YouTube has made a number of recent announcements aimed at helping more than a million YouTube Partners from over 30 countries around the world earn more money from thousands of advertisers who are placing TrueView in-stream ads inside Partner videos. And you don't need to be a member of the Baker Street Irregulars to know, "The game's afoot."
Two weeks ago, YouTube said it will bring advertisers into its Partner Program, which provides video content creators with resources and opportunities to improve their skills, build fan bases, and earn more money. YouTube has already invited American Express, General Electric, Johnson & Johnson, and PepsiCo to participate in the initial pilot program for this new partnership endeavor. The program will kick off in September with a week-long workshop in Los Angeles and the plan is to have 100 brand content partners by the end of 2014.
Lucas Watson, YouTube's VP of Video Online Global Sales, told Anthony Ha of TechCrunch, "By inviting advertisers into our partner program, we hope to give them access to resources and expertise that will help them develop even more compelling and authentic content on YouTube."
A week ago, YouTube released a short trailer announcing the launch of the YouTube Pro Series for emerging content creators. It provides the latest advice from top YouTube Partners on building a sustainable career on YouTube and beyond.
Carla Marshall of ReelSEO observed, "YouTube has previously offered creators guidance via the Creator Playbook and through their online Creator Academy but the new venture looks like it might be more business orientated, offering suggestions how to best monetize a growing audience and cope with the demands and challenges that a successful channel makes on a creator."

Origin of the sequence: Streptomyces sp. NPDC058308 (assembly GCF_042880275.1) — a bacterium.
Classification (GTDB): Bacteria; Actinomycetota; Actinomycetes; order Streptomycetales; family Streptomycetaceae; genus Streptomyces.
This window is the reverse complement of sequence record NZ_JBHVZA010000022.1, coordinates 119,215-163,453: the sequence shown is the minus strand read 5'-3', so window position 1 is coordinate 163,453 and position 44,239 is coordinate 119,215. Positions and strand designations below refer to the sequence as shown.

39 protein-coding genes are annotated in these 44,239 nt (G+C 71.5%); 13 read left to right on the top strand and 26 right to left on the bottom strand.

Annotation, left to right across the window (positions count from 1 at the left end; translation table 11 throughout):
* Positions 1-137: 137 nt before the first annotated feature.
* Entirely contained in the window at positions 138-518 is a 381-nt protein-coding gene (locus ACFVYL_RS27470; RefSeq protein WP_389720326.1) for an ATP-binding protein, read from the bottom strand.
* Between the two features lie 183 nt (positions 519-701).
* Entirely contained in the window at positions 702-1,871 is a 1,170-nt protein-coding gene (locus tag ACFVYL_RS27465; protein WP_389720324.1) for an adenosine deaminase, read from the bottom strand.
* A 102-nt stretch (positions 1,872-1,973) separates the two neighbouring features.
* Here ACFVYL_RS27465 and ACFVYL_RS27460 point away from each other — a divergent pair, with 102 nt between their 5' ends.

And this week, the YouTube Creator Blog shared a playlist from the first YouTube Pro Series. In four videos, Dane Boedigheimer of Annoying Orange, Spencer Griffin of College Humor, Kurt Hugo Schneider, and Elle Walker of WhatsUpELLE talk about "Working with Advertisers." They give advice on pitching an idea, what to include in a contract, how to price a deal, as well as staying true to your audience through the process.
What deductions can we make from what we've observed?
If Dr. John H. Watson asked Sherlock Holmes to draw large conclusions about the YouTube Partner Program from small observations about these recent announcements, the consulting detective would probably reply, "Elementary."
In April 2012, YouTube had more than 30,000 partners in 27 countries around the world. And hundreds of partners were making six figures a year.
Then, the YouTube team updated its partner eligibility requirements across 20 countries where the Partner Program had been launched. Content creators in these countries could quickly become YouTube Partners simply by enabling their YouTube accounts, and monetizing at least one of their videos.
Today, YouTube has more than a million partners from over 30 countries around the world earning money from their YouTube videos. And thousands of channels are making six figures a year.